- DevOps teams and security teams (or a combined DevSecOps team) have less time to check the quality of new code and identify cryptographic failures, vulnerable and outdated components, or identification and authentication failures built into the software.
- The quick turnaround time requires developers to turn to potentially untrusted sources or outright malicious code that the adversary will easily exploit.
While security professionals always shout “shift left!”, it’s apparent that there are development teams out there that do not have sufficient integrity verification processes that allow them to analyze their work and protect their users against malicious code.
For that reason, it’s important to example number 8 in the OWASP Top 10 list – A08: Software and Data Integrity Failures.
What happens when there are poor integrity checks?
The most famous example of a failure in software and data integrity checks is the SolarWinds Orion attack, with the now-infamous attack centering around compromised update mechanisms.
After hacking into the SolarWinds backend through password spraying or some other form of brute force attack – with the concerningly weak solarwinds123 being the way in for the attackers – the suspected nation-state attackers inserted malicious code into the SolarWinds CI/CD pipeline.
The SolarWinds.Orion.Core.BusinessLayer.dll component was introduced into the SolarWinds update pipeline and signed off as a SolarWinds approved software update with legitimate digital signatures. This compromise in the software supply chain meant that the update was legitimate as far as SolarWinds and its customers were concerned.
Of course, this is only one example of monitoring failures that have led to system compromise and critical data being exposed to the internet. But if SolarWinds had better processes for monitoring its own updates, this would not have happened.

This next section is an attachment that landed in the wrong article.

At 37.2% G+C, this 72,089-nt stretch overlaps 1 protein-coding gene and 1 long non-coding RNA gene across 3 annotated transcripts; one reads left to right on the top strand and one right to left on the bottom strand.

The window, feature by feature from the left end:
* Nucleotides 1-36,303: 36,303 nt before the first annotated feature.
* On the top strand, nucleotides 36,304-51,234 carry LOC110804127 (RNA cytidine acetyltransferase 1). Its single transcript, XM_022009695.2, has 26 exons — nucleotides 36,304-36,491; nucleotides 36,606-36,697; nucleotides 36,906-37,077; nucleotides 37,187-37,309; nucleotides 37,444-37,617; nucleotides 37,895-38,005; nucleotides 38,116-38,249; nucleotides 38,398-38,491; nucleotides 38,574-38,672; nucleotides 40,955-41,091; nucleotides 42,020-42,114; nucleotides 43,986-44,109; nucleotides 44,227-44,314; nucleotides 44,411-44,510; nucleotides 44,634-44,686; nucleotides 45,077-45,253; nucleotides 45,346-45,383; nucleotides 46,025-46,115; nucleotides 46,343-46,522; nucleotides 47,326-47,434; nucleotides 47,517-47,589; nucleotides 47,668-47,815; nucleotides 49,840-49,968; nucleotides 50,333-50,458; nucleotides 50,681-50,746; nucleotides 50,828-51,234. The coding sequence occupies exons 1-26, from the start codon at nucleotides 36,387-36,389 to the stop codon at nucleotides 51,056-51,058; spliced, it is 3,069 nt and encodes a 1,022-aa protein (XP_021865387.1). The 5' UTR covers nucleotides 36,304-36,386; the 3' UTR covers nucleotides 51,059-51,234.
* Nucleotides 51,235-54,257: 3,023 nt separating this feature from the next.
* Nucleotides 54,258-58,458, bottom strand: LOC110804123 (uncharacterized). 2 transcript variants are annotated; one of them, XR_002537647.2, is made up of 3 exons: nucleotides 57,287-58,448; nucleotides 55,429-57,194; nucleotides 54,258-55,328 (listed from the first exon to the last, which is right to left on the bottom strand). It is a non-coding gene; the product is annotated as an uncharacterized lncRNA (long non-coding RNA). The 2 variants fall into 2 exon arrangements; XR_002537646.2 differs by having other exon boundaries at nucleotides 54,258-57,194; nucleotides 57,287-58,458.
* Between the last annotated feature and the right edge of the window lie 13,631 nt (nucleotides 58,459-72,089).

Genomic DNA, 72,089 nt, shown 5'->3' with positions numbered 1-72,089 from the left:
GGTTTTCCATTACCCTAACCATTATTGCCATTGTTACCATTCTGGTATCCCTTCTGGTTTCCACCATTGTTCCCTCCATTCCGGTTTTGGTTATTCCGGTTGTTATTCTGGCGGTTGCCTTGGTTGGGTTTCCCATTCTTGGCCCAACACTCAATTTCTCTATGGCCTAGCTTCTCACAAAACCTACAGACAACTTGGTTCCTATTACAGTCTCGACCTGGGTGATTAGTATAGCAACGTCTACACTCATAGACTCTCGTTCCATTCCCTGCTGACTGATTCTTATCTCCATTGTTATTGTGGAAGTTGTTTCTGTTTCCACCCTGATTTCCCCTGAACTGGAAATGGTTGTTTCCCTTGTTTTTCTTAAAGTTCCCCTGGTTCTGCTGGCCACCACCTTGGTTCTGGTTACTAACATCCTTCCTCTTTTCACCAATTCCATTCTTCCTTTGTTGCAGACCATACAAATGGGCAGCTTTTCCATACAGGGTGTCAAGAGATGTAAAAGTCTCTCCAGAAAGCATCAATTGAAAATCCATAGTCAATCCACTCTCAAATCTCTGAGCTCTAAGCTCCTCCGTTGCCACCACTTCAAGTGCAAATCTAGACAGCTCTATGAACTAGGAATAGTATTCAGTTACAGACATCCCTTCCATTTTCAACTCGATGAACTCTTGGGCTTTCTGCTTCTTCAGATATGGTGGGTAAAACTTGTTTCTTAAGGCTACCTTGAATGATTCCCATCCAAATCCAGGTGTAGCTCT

Want to find out more? Check out this SolarWinds report by TechTarget.
Want to read the entire report on the OWASP A08? Click the button below to access the full analysis on the SecPro website.
Secret Knowledge: Building Your Security Arsenal
Discover useful security resources, cheatsheets, hacks, and open-source CLI/web tools.
Web & Mobile Security
hahwul/authz0: Authz0 is an automated authorization test tool. Unauthorized access can be identified based on URLs and Roles & Credentials.
blst-security/cherrybomb: Stop half-done API specifications! Cherrybomb is a CLI tool that helps you avoid undefined user behaviour by validating your API specifications.
optiv/InsecureShop: Developed in Kotlin, this application was created primarily for research on Android Deeplinks and Webviews. This also serves as a platform to test your Android pentesting skills.
future-architect / vuls: Agent-less vulnerability scanner for Linux, FreeBSD, Container, WordPress, Programming language libraries, Network devices
infobyte / faraday: Collaborative Penetration Test and Vulnerability Management Platform
scipag / vulscan: Advanced vulnerability scanning with Nmap NSE
mitchellkrogza / nginx-ultimate-bad-bot-blocker: Nginx Block Bad Bots, Spam Referrer Blocker, vulnerability Scanners, User-Agents, Malware, Adware, Ransomware, Malicious Sites, with anti-DDOS, WordPress Theme Detector Blocking and Fail2Ban Jail for Repeat Offenders
OWASP / Nettacker: Automated Penetration Testing Framework – Open-Source Vulnerability Scanner – Vulnerability Management